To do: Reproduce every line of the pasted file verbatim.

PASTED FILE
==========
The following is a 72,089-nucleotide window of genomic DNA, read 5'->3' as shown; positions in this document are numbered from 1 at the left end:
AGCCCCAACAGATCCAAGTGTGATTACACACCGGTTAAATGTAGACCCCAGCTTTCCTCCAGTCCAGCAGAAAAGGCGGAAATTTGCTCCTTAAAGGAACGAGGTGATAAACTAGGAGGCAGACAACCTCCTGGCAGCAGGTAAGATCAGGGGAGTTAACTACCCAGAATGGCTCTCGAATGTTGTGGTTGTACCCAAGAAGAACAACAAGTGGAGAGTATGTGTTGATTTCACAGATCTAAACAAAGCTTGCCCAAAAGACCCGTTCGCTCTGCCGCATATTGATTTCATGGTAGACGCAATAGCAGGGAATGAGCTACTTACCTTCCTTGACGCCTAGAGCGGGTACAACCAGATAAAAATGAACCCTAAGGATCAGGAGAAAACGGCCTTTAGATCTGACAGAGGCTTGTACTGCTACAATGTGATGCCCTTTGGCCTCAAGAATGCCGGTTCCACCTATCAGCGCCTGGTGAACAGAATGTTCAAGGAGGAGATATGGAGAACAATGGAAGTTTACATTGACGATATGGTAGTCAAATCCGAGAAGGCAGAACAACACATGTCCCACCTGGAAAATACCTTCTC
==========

The following is a 72,089-nucleotide window of genomic DNA, read 5'->3' as shown; positions in this document are numbered from 1 at the left end:
AGCCCCAACAGATCCAAGTGTGATTACACACCGGTTAAATGTAGACCCCAGCTTTCCTCCAGTCCAGCAGAAAAGGCGGAAATTTGCTCCTTAAAGGAACGAGGTGATAAACTAGGAGGCAGACAACCTCCTGGCAGCAGGTAAGATCAGGGGAGTTAACTACCCAGAATGGCTCTCGAATGTTGTGGTTGTACCCAAGAAGAACAACAAGTGGAGAGTATGTGTTGATTTCACAGATCTAAACAAAGCTTGCCCAAAAGACCCGTTCGCTCTGCCGCATATTGATTTCATGGTAGACGCAATAGCAGGGAATGAGCTACTTACCTTCCTTGACGCCTAGAGCGGGTACAACCAGATAAAAATGAACCCTAAGGATCAGGAGAAAACGGCCTTTAGATCTGACAGAGGCTTGTACTGCTACAATGTGATGCCCTTTGGCCTCAAGAATGCCGGTTCCACCTATCAGCGCCTGGTGAACAGAATGTTCAAGGAGGAGATATGGAGAACAATGGAAGTTTACATTGACGATATGGTAGTCAAATCCGAGAAGGCAGAACAACACATGTCCCACCTGGAAAATACCTTCTC